From a distance, it seems obvious.
Hurricanes form over warm water. Global warming has risen the Earth's average temperature. So global warming - and humanity's love affair with fossil fuels - caused hurricanes Katrina and Rita.
Not so fast.
"Go back and look at the severe storm events data, you'll see there are fewer going on now than there were in cooler times," said Lee Gerhard, a former director at the Kansas Geological Survey and an outspoken skeptic when it comes to assessing the effects of global warming.
"There's a real tendency, not only in this country but worldwide, to assume that people are responsible for everything," Gerhard said. "But Mother Nature is one very incredible and energetic entity, and the energy to interfere with one of the earth-dynamic processes is just really not in ability range of humans right now."
The often-proffered connection between global warming and the recent rash of hurricanes, he said, belongs in the "urban legends book."
But other scientists say that while the link between fossil fuels and global warming remains unproven, the Earth's atmosphere is changing. And with these changes come consequences.
"We are really doing something extraordinary to the atmosphere," said David Braaten, a Kansas University meteorology professor who's studying changes in polar ice caps.
The consequences, Braaten said, are likely to include an increase in Category 4 and 5 hurricanes because research has established a correlation between ocean temperatures and intensity - the warmer the water, the more intense the hurricane.
KU geography professor Johannes Feddema said a study published last week in Science magazine suggested that while the number of hurricanes has declined in the past 35 years, their intensity has increased.
"This is really new information," Feddema said.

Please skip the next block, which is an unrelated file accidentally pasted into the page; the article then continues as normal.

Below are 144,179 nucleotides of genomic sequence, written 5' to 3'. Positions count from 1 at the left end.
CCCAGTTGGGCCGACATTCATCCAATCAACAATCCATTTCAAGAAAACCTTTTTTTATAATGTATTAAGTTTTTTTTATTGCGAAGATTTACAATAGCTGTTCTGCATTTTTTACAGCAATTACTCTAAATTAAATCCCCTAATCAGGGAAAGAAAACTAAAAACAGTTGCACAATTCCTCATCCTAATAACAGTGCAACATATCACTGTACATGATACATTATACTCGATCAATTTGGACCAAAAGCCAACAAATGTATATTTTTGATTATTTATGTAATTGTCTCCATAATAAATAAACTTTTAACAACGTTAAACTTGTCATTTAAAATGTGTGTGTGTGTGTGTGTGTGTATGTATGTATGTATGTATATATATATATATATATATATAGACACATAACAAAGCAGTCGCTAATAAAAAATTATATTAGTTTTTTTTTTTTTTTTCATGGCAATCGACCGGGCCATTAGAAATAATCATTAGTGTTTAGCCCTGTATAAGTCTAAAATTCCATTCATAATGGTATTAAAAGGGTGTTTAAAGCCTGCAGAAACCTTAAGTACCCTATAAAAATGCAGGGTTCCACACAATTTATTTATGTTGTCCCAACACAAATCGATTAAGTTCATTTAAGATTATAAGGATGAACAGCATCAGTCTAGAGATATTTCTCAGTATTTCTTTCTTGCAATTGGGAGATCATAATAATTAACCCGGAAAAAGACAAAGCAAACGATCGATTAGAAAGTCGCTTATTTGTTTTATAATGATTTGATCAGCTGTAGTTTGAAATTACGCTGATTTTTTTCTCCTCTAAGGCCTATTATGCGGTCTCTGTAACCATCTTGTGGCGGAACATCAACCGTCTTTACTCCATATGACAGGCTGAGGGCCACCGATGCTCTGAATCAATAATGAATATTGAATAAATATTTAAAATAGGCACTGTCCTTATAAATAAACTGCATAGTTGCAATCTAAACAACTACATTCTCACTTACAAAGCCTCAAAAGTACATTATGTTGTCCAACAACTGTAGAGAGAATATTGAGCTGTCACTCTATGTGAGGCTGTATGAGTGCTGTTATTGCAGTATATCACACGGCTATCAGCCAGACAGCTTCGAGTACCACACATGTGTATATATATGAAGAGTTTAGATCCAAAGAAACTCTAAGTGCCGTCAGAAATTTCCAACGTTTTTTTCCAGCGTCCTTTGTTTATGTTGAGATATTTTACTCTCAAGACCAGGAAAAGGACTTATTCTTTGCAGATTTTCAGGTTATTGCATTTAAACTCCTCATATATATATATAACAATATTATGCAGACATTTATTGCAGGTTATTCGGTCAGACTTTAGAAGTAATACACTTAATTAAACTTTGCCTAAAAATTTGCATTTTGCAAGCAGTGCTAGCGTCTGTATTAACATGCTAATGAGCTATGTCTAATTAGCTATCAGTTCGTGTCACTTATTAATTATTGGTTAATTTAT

The study, conducted by the National Center for Atmospheric Research in Boulder, Colo., and Georgia Institute of Technology's School of Atmospheric Sciences in Atlantic, did not make a connection between the world's ever-increasing reliance on fossil fuels and hurricanes.
But it did note the intensifying trend coincides with a rise in the Earth's temperatures.
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"There is good evidence that the globe has been warming in the last two decades," Feddema said. "The question, still, is a little bit open as to what is causing that warming."
The Earth's climate, he said, went through several changes before global warming.
"The truth is, it's a very complicated system, so no matter how you look at it, there are going to be natural factors - natural changes from year to year, decade to decade," Feddema said.
"And then there's the 'human thing,'" he said. "When you restart pulling apart the human factors like emissions, greenhouse gases - that's where it gets complicated, and that's where the global debate is stuck."
He added, "It's pretty clear the earth is getting warmer. There's still some debate about exactly why that's happening, although I think most scientists would agree there is some human influence."
But Lee Allison couched the debate differently. He is a senior geologist at the Kansas Geological Survey - which works closely with oil companies - now serving as Gov. Kathleen Sebelius' policy adviser on energy and science.
"It's a question of what the relative influence of the natural processes versus the human-induced processes," he said. "Critics of current national policies would argue that there's more influence from natural processes, so (restricting fossil-fuel consumption) would be like going out killing the rooster to prevent the sun from coming up in the morning.
"Or, why should we spend billions of dollars and torque the economy to stop greenhouse gasses, when, really, it may not do anything at all?"
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